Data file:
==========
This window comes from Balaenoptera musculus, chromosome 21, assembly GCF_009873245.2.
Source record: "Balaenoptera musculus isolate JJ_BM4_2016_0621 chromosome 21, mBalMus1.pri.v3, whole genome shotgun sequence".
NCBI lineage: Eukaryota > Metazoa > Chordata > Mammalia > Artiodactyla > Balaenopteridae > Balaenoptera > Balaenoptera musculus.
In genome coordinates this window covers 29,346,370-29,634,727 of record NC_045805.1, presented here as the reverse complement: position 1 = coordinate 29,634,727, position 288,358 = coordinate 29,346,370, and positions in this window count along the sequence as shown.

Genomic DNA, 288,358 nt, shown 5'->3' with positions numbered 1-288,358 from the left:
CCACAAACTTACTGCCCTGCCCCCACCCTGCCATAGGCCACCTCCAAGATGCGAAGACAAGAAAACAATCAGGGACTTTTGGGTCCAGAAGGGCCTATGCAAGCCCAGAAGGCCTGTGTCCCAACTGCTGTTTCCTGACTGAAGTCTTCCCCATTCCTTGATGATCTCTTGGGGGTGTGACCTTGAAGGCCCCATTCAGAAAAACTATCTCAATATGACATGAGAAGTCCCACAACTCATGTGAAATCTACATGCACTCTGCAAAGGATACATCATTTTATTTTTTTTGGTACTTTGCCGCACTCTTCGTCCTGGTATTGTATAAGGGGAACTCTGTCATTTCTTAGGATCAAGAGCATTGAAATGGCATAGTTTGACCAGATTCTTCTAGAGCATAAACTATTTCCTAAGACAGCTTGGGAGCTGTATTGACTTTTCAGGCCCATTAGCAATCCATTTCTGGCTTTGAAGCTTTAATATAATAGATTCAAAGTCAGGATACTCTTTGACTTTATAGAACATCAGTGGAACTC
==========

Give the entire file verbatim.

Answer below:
This window comes from Balaenoptera musculus, chromosome 21, assembly GCF_009873245.2.
Source record: "Balaenoptera musculus isolate JJ_BM4_2016_0621 chromosome 21, mBalMus1.pri.v3, whole genome shotgun sequence".
NCBI lineage: Eukaryota > Metazoa > Chordata > Mammalia > Artiodactyla > Balaenopteridae > Balaenoptera > Balaenoptera musculus.
In genome coordinates this window covers 29,346,370-29,634,727 of record NC_045805.1, presented here as the reverse complement: position 1 = coordinate 29,634,727, position 288,358 = coordinate 29,346,370, and positions in this window count along the sequence as shown.

Genomic DNA, 288,358 nt, shown 5'->3' with positions numbered 1-288,358 from the left:
CCACAAACTTACTGCCCTGCCCCCACCCTGCCATAGGCCACCTCCAAGATGCGAAGACAAGAAAACAATCAGGGACTTTTGGGTCCAGAAGGGCCTATGCAAGCCCAGAAGGCCTGTGTCCCAACTGCTGTTTCCTGACTGAAGTCTTCCCCATTCCTTGATGATCTCTTGGGGGTGTGACCTTGAAGGCCCCATTCAGAAAAACTATCTCAATATGACATGAGAAGTCCCACAACTCATGTGAAATCTACATGCACTCTGCAAAGGATACATCATTTTATTTTTTTTGGTACTTTGCCGCACTCTTCGTCCTGGTATTGTATAAGGGGAACTCTGTCATTTCTTAGGATCAAGAGCATTGAAATGGCATAGTTTGACCAGATTCTTCTAGAGCATAAACTATTTCCTAAGACAGCTTGGGAGCTGTATTGACTTTTCAGGCCCATTAGCAATCCATTTCTGGCTTTGAAGCTTTAATATAATAGATTCAAAGTCAGGATACTCTTTGACTTTATAGAACATCAGTGGAACTC